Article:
- The Washington Times - Thursday, October 30, 2003

President Bush won a big victory on the emergency spending bill on Iraq and the war on terrorism after House and Senate negotiators voted yesterday to make the Iraq reconstruction money a grant rather than a partial loan.

The House-Senate conference committee last night approved the president’s overall $87.5 billion spending request mostly intact after first turning back a Democrat-led effort to make about half of the $18.6 billion in Iraq reconstruction money a loan.

“To suggest the way we can help [Iraq] best is by more debt load is ridiculous,” said Rep. Jerry Lewis, California Republican, referring to the foreign debt that Iraq incurred under the dictatorship of Saddam Hussein.

Mr. Bush had threatened to veto the bill if part of the money was in the form of a loan.

Yesterday, the U.S. administrator in Iraq, L. Paul Bremer, briefing lawmakers on Capitol Hill, thanked Congress for supporting the president.

“We’ll put that money, that American taxpayers’ money, to good work in finishing the job of reconstructing Iraq,” he said.

A final vote on the bill in the House and Senate might come this week, and passage is considered certain. Even some lawmakers who had supported loans said they will vote for the final bill in order to support the U.S. military, which will receive $64.7 billion from the bill to resupply stocks and continue the war on terror. The bill also includes $1.2 billion for Afghanistan reconstruction and almost $3 billion in other spending, including disaster relief for fire-stricken California.

Meanwhile, World Bank President James Wolfensohn yesterday said in a speech to the National Press Club that Iraq has about $120 billion in foreign debt and that about two-thirds of that debt should be forgiven in order to give Iraq “a real chance of getting back to equilibrium.”

At a donors conference in Madrid last weekend, the United States secured $13 billion to go along with the money contained in the U.S. emergency-spending bill. Even with the U.S. grants, the Iraq pledge total remains short of the $56 billion the World Bank has estimated will be necessary over the next four or five years to rebuild Iraq.

Those who backed loans said their proposal would give the president leverage to push for forgiveness. The proposal, which passed the Senate two weeks ago, would allow Mr. Bush to forgive the loan to Iraq if other nations forgave 90 percent of Iraq’s existing foreign debt.

Yesterday, Democrats, led by Sen. Robert C. Byrd, West Virginia Democrat, tried to get the conference committee to accept the Senate position.

Mr. Byrd called it a way to “jolt the White House into realizing Congress is not a presidential lap dog,” and other Democrats said without the amendment, U.S. taxpayers would be paying for Iraq’s reconstruction while Iraq would soon be using its oil revenues to pay off its debts to other nations.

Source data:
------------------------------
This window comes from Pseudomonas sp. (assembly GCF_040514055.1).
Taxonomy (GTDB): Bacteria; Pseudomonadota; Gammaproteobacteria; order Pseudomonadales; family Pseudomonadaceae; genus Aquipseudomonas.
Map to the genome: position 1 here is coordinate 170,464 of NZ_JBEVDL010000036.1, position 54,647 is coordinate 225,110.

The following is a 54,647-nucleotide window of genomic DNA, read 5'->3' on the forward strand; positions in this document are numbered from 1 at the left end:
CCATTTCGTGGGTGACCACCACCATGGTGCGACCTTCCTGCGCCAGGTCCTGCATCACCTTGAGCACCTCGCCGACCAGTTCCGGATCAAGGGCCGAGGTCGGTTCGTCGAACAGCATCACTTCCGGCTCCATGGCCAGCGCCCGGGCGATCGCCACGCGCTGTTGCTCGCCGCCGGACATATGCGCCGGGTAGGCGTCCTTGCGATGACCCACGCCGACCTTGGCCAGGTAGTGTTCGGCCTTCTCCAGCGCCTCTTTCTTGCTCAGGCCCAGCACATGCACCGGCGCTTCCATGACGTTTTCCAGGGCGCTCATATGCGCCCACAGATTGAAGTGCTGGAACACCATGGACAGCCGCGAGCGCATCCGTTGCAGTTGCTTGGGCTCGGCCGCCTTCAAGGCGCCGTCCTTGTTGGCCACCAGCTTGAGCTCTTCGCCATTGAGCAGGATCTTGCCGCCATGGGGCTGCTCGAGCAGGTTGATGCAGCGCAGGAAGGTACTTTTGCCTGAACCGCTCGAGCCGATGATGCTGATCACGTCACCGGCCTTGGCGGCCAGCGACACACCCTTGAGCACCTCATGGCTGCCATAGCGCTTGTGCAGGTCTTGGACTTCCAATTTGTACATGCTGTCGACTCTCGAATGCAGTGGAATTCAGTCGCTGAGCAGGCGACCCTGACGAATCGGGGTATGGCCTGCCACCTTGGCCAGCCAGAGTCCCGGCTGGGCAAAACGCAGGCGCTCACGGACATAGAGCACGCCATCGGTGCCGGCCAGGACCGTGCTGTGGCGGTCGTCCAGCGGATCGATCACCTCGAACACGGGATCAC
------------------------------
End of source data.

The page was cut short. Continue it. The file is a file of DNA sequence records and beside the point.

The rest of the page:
“We’re asking U.S. taxpayers to be Uncle Sucker rather than Uncle Sam,” said Rep. David R. Obey, Wisconsin Democrat.

But Republicans said no official Iraqi government exists to contract for a loan right now and said grants would benefit the country most.

“America will be recompensed 50 times over if this thing gets ended and they have a strong country,” said Sen. Pete V. Domenici, New Mexico Republican.

The Senate conferees voted 16-13 against the loan proposal, with all 15 Republicans and Sen. Daniel K. Inouye, Hawaii Democrat, favoring a total grant.

With the White House lobbying hard, two Republicans who had supported loans on the Senate floor — Sens. Sam Brownback of Kansas and Ben Nighthorse Campbell of Colorado — opposed the loans yesterday.

Camden Hubbard, spokeswoman for Mr. Campbell, said recent overtures by other nations that they might be willing to forgive debt swayed Mr. Campbell to support a grant.

Brian Hart, a spokesman for Mr. Brownback, said that during the initial Senate vote, his boss was worried about fiscal responsibility and was particularly concerned about some of the items included in the reconstruction package, such as new trash trucks.

“He felt through the conference process they were able to make those changes and the bill was more fiscally responsible,” Mr. Hart said.

Negotiators yesterday also rejected a Democrat-backed proposal to make Mr. Bremer’s position as head of the U.S.-led reconstruction effort subject to Senate confirmation.

“We confirm a second lieutenant, and yet here is an individual that has more money under his direction than under seven federal departments,” Mr. Byrd said.

But Republicans said Senate confirmation of Mr. Bremer’s post could turn into a mess, as several judicial nominees currently are being filibustered in the Senate. The proposal was defeated on a party-line vote by the negotiators.

“I’m not sure the American people equate accountability with confirmation by the United States Senate,” Mr. Domenici said.

Still, some Republicans said they shared their colleagues’ frustration with the amount of information and help the Bush administration has provided Congress.

“The administration has been arrogant on this,” said Rep. Frank R. Wolf, Virginia Republican, who said it was particularly disappointing given that he has been a strong backer of Mr. Bush’s Iraq policy.

Negotiators did agree to add $500 million to the bill as the first installment of federal disaster assistance for fire-plagued California. Lawmakers all agreed that it was just a “down payment” and that several billion dollars will be needed by the end.

This article is based in part on wire service reports.

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